Journalism’s secret sexism

On the front page of today’s Sydney Morning Herald is a beautiful example of the sexism inherent in journalistic writing: Maternity leave can still lead to sacking

WOMEN are being sacked for taking maternity leave and told to quit if they cannot juggle family and the work roster, the Fair Work Ombudsman’s office has found.

Those doing the wrong thing aren’t even mentioned. It should read something like: Some employers are sacking women for taking maternity leave.

Ninemsn ran the story yesterday and got it right:

Some employers are unlawfully sacking pregnant women while they are on maternity leave, the workplace watchdog says.

The way the SMH presents the story is a problem because it influences how people read it. It says women are the helpless victims who have things done to them, rather than being about arsehole bosses doing the wrong thing.

It happens again on page 2, with Brimble tried ecstasy at ball, court hears:

DIANNE BRIMBLE had allegedly said she had tried ecstasy with her sister at a B&S ball months before going on the cruise on which she died, according to telephone conversations played in a Sydney court yesterday.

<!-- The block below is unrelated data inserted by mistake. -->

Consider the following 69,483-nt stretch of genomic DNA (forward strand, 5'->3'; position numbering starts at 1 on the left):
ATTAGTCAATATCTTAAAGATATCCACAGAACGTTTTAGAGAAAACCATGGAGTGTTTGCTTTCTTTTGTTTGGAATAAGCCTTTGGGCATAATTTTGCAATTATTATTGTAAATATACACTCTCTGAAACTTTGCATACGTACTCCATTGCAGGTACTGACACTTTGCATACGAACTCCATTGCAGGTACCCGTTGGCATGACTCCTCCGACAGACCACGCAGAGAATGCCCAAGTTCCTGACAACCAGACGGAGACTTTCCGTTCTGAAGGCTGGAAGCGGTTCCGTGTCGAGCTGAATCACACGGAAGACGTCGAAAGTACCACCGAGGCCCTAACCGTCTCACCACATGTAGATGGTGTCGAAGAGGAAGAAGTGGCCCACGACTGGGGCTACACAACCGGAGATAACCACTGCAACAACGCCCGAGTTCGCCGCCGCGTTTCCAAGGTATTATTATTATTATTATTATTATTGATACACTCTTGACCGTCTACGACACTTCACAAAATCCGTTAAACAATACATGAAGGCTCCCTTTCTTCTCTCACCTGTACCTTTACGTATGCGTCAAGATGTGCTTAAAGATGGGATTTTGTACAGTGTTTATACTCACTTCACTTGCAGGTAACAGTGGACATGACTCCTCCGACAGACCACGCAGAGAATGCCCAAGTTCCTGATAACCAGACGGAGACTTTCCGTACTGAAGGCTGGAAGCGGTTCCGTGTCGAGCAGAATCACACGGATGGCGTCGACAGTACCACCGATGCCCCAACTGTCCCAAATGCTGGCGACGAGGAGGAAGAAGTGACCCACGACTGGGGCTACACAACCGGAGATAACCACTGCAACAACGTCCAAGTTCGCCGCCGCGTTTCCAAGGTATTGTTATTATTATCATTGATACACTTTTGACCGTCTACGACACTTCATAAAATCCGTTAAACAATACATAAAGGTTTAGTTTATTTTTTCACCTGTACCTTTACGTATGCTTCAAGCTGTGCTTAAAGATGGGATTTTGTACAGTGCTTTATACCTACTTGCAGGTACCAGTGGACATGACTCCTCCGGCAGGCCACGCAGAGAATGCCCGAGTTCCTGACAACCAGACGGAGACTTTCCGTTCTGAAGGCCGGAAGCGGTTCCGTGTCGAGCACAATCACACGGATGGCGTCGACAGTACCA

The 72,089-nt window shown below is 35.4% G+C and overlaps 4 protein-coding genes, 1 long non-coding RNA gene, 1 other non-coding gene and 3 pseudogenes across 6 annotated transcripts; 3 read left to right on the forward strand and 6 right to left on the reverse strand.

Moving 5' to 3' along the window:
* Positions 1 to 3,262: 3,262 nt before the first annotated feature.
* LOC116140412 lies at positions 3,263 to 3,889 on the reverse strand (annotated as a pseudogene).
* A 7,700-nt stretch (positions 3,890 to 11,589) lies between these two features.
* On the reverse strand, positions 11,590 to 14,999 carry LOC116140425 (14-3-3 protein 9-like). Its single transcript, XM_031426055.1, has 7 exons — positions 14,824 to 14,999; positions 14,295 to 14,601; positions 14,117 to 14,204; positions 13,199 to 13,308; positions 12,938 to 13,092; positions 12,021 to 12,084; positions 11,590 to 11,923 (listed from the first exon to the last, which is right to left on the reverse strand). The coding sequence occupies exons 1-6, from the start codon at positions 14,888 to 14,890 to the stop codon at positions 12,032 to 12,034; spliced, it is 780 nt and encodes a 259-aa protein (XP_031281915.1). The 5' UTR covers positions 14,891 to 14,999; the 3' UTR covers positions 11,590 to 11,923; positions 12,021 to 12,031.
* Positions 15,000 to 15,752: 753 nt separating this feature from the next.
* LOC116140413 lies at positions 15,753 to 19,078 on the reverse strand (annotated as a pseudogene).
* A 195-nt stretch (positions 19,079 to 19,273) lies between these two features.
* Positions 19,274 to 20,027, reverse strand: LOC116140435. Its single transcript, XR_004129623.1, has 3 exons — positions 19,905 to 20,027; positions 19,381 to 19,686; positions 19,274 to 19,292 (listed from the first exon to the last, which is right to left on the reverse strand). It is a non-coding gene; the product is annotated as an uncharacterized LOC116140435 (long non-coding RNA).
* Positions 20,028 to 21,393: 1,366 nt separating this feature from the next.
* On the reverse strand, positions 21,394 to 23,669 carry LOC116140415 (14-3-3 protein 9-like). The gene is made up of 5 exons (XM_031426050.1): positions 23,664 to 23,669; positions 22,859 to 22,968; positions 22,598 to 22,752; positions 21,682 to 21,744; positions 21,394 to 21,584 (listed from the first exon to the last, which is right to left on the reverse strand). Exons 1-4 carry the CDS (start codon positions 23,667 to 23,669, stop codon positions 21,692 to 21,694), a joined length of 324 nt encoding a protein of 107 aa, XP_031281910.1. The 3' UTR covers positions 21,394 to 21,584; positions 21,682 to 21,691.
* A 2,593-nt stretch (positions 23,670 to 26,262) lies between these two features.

The second paragraph says where this information has come from:

In one conversation Mark Wilhelm and his friend Ryan Kuchel discussed versions of a conversation about drugs between Mrs Brimble and Mr Wilhelm in their cabin shortly before her death, including the suggestion she had said that she had tried ecstasy earlier that year.

So, a recorded conversation between a man accused of manslaughter and his mate who was also investigated, discussing “versions of a conversation” – which sounds dodgy as all fuck – leads to a lead paragraph (and headline) in which the reputation of a dead woman is further smeared. The first paragraph should be something like: The man accused of Dianne Brimble’s manslaughter claims she told him she had tried ecstasy several months before going on the cruise on which she died.

It’s not hard.

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